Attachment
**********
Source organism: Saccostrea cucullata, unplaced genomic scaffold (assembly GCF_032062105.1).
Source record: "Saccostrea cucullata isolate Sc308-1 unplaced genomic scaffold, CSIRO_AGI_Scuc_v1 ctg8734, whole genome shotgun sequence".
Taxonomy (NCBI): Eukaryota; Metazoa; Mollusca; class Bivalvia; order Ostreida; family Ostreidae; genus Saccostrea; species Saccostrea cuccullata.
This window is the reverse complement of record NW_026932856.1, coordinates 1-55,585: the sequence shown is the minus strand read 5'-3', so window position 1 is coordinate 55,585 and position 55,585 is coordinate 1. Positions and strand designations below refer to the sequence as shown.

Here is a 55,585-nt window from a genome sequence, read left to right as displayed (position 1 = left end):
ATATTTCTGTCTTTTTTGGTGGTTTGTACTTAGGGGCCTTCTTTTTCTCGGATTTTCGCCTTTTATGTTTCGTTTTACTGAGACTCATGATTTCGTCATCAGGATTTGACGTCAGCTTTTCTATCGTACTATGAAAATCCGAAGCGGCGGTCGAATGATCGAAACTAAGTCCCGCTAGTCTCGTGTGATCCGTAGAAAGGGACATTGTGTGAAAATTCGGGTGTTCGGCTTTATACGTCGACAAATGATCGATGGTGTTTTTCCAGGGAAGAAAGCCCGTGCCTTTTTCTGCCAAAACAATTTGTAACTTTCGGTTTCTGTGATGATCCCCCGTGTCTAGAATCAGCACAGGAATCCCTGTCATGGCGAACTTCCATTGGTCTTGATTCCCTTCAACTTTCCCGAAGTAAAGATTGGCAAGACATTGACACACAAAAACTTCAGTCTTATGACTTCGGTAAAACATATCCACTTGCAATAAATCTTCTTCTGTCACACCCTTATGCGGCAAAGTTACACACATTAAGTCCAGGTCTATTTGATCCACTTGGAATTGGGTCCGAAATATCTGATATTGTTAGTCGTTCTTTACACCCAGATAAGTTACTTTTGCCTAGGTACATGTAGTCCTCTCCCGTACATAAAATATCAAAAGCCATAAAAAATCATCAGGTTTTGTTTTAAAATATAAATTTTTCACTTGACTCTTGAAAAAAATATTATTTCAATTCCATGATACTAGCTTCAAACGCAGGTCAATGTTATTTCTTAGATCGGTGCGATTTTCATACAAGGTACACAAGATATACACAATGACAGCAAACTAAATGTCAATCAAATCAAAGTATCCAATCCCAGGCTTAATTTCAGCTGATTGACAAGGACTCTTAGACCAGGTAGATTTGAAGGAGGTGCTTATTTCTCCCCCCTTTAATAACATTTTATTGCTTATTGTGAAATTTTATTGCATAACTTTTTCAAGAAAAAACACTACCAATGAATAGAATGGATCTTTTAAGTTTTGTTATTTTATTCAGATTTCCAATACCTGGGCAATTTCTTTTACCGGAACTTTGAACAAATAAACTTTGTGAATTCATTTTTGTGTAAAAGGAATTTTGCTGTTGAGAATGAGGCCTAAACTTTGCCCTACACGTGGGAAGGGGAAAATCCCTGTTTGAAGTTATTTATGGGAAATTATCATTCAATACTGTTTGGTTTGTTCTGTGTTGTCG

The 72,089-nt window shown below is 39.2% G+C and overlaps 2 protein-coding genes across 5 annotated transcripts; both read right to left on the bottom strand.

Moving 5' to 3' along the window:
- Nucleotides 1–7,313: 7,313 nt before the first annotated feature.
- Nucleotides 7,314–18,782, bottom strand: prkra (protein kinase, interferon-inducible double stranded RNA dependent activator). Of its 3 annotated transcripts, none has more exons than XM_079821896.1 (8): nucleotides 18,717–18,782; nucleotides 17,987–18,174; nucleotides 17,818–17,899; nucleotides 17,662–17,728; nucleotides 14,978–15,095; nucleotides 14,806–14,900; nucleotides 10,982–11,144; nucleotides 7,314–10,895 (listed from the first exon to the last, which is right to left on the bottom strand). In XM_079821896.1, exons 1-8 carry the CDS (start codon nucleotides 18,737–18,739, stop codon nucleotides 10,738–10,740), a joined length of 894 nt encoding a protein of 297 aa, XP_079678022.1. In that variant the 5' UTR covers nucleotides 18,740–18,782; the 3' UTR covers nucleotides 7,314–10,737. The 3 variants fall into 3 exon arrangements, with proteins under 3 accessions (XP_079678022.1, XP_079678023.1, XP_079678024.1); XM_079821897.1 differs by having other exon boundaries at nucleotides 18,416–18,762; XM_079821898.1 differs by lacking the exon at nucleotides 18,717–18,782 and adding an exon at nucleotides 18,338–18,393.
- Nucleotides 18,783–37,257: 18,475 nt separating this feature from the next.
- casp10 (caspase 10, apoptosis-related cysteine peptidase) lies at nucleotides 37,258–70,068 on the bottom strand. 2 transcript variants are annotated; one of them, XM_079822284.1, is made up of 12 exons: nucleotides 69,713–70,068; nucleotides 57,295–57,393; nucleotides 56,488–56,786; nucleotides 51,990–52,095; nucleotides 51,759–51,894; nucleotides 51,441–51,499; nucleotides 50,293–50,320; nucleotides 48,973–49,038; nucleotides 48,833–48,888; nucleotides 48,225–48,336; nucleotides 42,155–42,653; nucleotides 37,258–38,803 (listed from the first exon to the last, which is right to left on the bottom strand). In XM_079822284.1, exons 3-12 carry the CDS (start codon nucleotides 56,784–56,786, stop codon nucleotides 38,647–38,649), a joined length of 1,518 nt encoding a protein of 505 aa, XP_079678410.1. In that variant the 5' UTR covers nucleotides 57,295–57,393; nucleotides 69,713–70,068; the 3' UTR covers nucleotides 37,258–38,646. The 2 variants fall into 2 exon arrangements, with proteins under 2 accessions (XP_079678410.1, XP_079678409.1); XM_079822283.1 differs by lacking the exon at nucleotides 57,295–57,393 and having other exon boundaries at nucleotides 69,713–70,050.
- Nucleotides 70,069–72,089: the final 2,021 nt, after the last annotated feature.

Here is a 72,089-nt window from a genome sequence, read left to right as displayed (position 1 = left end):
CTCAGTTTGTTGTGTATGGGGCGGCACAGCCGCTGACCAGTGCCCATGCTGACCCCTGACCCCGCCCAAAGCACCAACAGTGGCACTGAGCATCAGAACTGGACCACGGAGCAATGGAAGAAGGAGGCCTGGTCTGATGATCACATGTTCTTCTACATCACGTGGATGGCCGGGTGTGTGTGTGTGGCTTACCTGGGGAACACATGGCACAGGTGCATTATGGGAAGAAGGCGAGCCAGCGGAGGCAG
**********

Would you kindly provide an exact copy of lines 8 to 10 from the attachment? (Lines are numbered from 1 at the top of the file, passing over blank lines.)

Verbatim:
Moving 5' to 3' along the window:
- Nucleotides 1–7,313: 7,313 nt before the first annotated feature.
- Nucleotides 7,314–18,782, bottom strand: prkra (protein kinase, interferon-inducible double stranded RNA dependent activator). Of its 3 annotated transcripts, none has more exons than XM_079821896.1 (8): nucleotides 18,717–18,782; nucleotides 17,987–18,174; nucleotides 17,818–17,899; nucleotides 17,662–17,728; nucleotides 14,978–15,095; nucleotides 14,806–14,900; nucleotides 10,982–11,144; nucleotides 7,314–10,895 (listed from the first exon to the last, which is right to left on the bottom strand). In XM_079821896.1, exons 1-8 carry the CDS (start codon nucleotides 18,737–18,739, stop codon nucleotides 10,738–10,740), a joined length of 894 nt encoding a protein of 297 aa, XP_079678022.1. In that variant the 5' UTR covers nucleotides 18,740–18,782; the 3' UTR covers nucleotides 7,314–10,737. The 3 variants fall into 3 exon arrangements, with proteins under 3 accessions (XP_079678022.1, XP_079678023.1, XP_079678024.1); XM_079821897.1 differs by having other exon boundaries at nucleotides 18,416–18,762; XM_079821898.1 differs by lacking the exon at nucleotides 18,717–18,782 and adding an exon at nucleotides 18,338–18,393.